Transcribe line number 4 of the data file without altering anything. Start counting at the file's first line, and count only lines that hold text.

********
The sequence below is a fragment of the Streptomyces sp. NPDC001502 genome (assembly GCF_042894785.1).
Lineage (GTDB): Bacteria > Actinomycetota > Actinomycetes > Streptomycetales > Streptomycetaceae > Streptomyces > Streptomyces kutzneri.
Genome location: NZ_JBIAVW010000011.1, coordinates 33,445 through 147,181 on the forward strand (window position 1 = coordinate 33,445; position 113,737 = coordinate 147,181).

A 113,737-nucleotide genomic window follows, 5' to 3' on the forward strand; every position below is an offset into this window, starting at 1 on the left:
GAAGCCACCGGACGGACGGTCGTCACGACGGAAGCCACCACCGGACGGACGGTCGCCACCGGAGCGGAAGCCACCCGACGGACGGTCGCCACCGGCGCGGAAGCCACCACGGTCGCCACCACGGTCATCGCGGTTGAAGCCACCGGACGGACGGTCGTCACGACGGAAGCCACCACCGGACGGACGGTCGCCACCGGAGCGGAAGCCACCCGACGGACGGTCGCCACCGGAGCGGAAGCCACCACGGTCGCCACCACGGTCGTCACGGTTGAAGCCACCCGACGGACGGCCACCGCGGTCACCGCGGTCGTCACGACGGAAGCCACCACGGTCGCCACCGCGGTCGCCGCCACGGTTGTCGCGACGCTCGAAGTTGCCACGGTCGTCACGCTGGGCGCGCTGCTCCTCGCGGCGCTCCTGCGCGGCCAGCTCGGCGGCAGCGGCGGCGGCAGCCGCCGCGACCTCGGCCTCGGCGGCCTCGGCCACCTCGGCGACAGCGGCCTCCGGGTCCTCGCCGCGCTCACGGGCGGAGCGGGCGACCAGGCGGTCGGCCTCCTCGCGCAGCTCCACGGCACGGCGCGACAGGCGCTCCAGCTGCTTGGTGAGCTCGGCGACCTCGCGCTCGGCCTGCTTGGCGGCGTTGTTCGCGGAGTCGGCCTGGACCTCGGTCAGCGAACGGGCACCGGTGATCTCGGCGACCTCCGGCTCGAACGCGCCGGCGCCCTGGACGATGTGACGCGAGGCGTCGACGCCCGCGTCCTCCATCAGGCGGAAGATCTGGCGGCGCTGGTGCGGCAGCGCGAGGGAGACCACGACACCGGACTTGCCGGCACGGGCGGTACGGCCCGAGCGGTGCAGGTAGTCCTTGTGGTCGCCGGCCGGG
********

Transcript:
A 113,737-nucleotide genomic window follows, 5' to 3' on the forward strand; every position below is an offset into this window, starting at 1 on the left: